Mall REIT (real estate investment trust) Tanger Factory Outlet Centers (NYSE: SKT), like its peers, got hammered by the efforts to slow the spread of the coronavirus in 2020. One of the biggest questions on investors' minds has been how to tell when the worst is truly behind the company. Tanger just answered that question. Here's how.
A terrible time for all
One of the interesting things about Tanger is that the vast majority of its malls remained open throughout the pandemic. That's because this mall REIT is focused on the outlet center space, which is largely made up of outdoor facilities. It is the only mall REIT that has such a focus.
That, however, didn't help last year, given that the government effectively shut down the stores within Tanger's centers, given that they were nonessential businesses. And the request that people practice social distancing, which restricted occupancy in stores when they were allowed to reopen, didn't help either.
Tanger took quick, decisive action to help its tenants, offering complete deferral of rent (for a limited time) to anyone who asked. The goal was to give its lessees some breathing room and ensure that occupancy remained as high as possible when the restrictions were eventually loosened. It's pretty simple logic: Consumers don't like walking around empty malls. The company's 2020 occupancy number was 92%, so this effort appears to have worked. The occupancy number in the second quarter of 2021 was 93%.
The problem here is that collecting a drastically lower level of rent because of the rent deferral plan led Tanger to suspend its dividend in 2020. That was a hard pill to swallow all around, given that the REIT had decades of annual dividend increases under its belt before the cut.
Still, for the company, ensuring that it had adequate liquidity in a very uncertain time was the right move. Indeed, it was not the only mall REIT to go down the dividend cut path, with industry giants Simon Property Group and Macerich both following suit. To be fair, neither of those competitors suspended their dividends, but the trend was directionally the same.
Turning things around
Today, however, business is much better. In the second quarter, Tanger highlighted that customer traffic exceeded the same period in 2019. And, perhaps more important, sales per square foot for the year ended June 30 increased 7.3% over 2019 levels during that same time period. In other words, consumers were coming back and spending more than before the pandemic hit. This is truly great news, likely helped by the fact that Tanger's properties are largely outdoor structures, where airflow isn't an issue.
But as a REIT investor, how do you know when things are really getting better? The quick and dirty answer is to track the dividend. REITs are special corporate structures designed to pass income to shareholders via dividends. When a dividend is cut or suspended, it is a statement about what management is seeing in its business. Tanger's dividend suspension speaks to the great uncertainty in 2020.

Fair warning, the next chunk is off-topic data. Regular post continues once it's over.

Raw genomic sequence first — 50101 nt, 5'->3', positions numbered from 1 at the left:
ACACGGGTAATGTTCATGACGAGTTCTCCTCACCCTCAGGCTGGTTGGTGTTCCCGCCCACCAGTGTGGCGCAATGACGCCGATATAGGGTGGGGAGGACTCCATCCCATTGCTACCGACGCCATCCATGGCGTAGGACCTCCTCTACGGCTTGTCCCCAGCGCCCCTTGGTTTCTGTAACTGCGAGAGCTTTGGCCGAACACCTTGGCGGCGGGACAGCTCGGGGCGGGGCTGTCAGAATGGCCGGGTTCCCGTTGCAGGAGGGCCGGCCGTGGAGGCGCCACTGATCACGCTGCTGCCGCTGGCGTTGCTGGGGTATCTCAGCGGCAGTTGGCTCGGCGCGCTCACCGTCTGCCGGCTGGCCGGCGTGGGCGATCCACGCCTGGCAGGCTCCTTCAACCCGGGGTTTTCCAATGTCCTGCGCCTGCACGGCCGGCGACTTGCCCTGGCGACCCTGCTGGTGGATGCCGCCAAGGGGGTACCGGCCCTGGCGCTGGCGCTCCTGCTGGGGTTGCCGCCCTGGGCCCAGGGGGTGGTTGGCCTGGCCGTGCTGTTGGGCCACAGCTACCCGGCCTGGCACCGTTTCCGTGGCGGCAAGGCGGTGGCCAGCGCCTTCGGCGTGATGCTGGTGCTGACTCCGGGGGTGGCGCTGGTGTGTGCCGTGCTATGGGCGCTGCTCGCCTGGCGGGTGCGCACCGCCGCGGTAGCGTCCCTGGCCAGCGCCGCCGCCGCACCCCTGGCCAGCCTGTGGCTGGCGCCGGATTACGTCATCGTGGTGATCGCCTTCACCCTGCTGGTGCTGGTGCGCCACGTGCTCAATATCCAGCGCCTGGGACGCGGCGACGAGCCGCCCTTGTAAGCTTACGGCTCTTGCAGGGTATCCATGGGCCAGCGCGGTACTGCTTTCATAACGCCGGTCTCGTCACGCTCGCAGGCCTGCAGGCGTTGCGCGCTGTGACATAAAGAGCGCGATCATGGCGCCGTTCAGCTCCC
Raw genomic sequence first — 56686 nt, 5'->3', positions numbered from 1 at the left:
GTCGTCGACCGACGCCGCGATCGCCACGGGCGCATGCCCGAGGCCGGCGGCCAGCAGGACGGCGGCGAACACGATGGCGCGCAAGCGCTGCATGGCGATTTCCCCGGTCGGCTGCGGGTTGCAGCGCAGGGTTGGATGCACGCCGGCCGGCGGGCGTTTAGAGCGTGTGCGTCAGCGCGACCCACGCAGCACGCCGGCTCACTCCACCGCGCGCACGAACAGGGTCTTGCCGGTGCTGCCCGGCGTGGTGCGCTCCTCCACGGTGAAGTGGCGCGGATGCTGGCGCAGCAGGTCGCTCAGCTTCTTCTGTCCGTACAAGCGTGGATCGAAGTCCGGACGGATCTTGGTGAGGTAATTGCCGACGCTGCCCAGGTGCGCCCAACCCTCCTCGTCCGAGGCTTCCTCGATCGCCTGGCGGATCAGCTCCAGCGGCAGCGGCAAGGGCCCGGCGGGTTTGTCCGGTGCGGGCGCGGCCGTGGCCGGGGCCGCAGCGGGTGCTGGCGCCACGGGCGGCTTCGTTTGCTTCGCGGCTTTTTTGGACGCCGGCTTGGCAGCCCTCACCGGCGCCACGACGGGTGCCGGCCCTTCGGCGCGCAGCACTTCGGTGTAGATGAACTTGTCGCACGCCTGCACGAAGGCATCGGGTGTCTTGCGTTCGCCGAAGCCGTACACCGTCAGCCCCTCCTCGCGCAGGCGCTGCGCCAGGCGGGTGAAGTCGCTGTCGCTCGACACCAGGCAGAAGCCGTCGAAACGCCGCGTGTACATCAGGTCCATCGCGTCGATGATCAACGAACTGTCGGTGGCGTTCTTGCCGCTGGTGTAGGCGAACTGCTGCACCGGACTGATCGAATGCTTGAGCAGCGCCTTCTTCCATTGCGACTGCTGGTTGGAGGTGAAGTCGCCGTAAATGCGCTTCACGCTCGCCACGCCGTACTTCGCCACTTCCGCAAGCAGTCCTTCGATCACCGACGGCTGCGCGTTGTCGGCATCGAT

That said, Tanger brought the payment back in January 2021. That is good news, but the wrinkle is that the reinstated dividend was half of what it was before the pandemic. Indeed, business is still not back to normal in many ways, noting that Tanger's portfolio went from 39 properties at the end of 2019 to 36 "well-positioned locations" in the second quarter of 2021. It is probably best to look at the past year as a reset of the business, noting that it also included a new CEO taking over at the helm.
Still, the REIT is clearly getting back on track. And the biggest statement of that was the just announced dividend increase. Now, the hike was small, at just 2.8%, but the statement was the more important issue here. Reading into the move, Tanger is likely telling investors that the future is improving, and it plans to reward shareholders as that improvement unfolds. Macerich has yet to follow suit with a dividend hike of its own, so don't underestimate the importance of Tanger's dividend increase.
Time to buy it?
Before you jump on board here, note that industry giant Simon has now hiked its dividend twice, for a total increase of around 15%. So it wouldn't be fair to suggest that Tanger is the best-performing name in the mall REIT sector. If you are looking for a mall REIT, Simon is probably a better name to look at.
However, if you are looking for a turnaround play in the mall sector, Tanger's business appears to be turning an important corner. And, given that its shares are off by around 55% over the past five years while Simon's are "only" down 37% or so, there's a chance that Tanger's shares can close that gap if it keeps putting up strong financial results and continues to increase shareholder dividends.
In other words, for the right investor, Tanger could be a perfect fit. The next big step to watch, if you do step in here, is the company's currently on-hold construction project in Tennessee. When that project gets the green light, Tanger will have finally gotten itself from recovery mode all the way back to growth mode.